Our first algorithm extends the paths from level 0 to level by first extending all the paths from level 0 to level 1, then from level 1 to level 2, and so on. As we shall see, extending the paths from one level to the next can be done in bit steps, so the total time is bit steps.
In a multibutterfly with the unshared-neighbors property, it is relatively easy to extend paths from one level to the next because paths at nodes with unshared neighbors can be extended without worrying about blocking any other paths that are trying to reach the next level. The remaining paths can then be extended recursively. In particular, all the paths can be extended from level l to level l+1 (for any l), by performing a series of ``steps'', where each step consists of:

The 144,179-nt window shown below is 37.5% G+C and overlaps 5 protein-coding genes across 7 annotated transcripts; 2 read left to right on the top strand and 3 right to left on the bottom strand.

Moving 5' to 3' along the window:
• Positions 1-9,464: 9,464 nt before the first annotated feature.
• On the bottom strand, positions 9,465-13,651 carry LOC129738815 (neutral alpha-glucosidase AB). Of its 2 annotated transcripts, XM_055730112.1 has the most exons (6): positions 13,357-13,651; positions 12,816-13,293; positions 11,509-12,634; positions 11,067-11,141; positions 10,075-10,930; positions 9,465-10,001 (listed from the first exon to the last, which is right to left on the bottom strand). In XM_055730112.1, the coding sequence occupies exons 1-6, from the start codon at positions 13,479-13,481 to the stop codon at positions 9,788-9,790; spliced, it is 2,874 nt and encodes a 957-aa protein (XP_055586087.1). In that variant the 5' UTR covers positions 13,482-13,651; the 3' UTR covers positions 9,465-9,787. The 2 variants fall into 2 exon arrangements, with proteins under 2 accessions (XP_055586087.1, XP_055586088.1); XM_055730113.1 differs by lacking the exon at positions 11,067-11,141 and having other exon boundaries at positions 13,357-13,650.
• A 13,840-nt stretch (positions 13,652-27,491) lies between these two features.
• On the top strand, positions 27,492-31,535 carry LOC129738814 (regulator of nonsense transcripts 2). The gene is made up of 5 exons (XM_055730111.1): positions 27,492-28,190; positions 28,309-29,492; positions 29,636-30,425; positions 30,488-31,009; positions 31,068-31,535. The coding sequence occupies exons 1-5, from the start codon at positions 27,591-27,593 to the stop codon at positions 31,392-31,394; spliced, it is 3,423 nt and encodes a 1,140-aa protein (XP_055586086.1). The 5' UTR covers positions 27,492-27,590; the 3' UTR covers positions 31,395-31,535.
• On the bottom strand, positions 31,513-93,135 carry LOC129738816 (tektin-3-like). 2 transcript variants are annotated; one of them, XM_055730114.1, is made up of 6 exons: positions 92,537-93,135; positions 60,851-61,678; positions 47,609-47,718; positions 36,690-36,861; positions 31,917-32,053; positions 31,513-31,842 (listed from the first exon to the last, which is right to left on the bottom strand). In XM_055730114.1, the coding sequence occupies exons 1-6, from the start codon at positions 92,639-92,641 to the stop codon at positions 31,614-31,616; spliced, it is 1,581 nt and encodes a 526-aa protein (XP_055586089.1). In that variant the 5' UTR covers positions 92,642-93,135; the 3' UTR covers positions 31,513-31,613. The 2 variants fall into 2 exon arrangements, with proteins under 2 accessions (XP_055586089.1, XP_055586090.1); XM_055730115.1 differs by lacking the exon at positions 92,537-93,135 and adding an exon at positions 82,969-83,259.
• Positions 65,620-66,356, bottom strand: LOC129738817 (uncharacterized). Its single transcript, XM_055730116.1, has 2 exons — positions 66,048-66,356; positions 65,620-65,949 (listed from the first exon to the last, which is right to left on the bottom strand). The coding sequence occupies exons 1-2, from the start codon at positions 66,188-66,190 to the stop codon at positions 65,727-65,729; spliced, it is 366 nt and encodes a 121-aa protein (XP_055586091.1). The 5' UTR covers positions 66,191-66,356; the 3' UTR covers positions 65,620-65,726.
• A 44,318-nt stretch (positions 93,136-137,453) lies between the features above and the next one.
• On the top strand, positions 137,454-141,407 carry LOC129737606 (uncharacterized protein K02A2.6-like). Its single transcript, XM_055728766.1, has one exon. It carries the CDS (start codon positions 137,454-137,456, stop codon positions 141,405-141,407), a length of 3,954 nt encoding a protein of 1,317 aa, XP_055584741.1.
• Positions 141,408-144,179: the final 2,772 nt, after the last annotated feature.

Note that each step can be implemented in a constant number of bit steps.
Since the splitters connecting level l to level l+1 have inputs, and at most paths must be extended to the upper (or lower) outputs, for , the number of inputs containing these paths is at most . Thus, we can apply the unshared-neighbors property to these nodes. As a consequence, in each step the number of paths still remaining to be extended decreases by a factor. After steps, no paths remain to be extended.
By using the path-extension algorithm just described to extend all of the paths from level 0 to level 1, then all of the paths from level 1 to level 2, and so on, we can construct all the paths in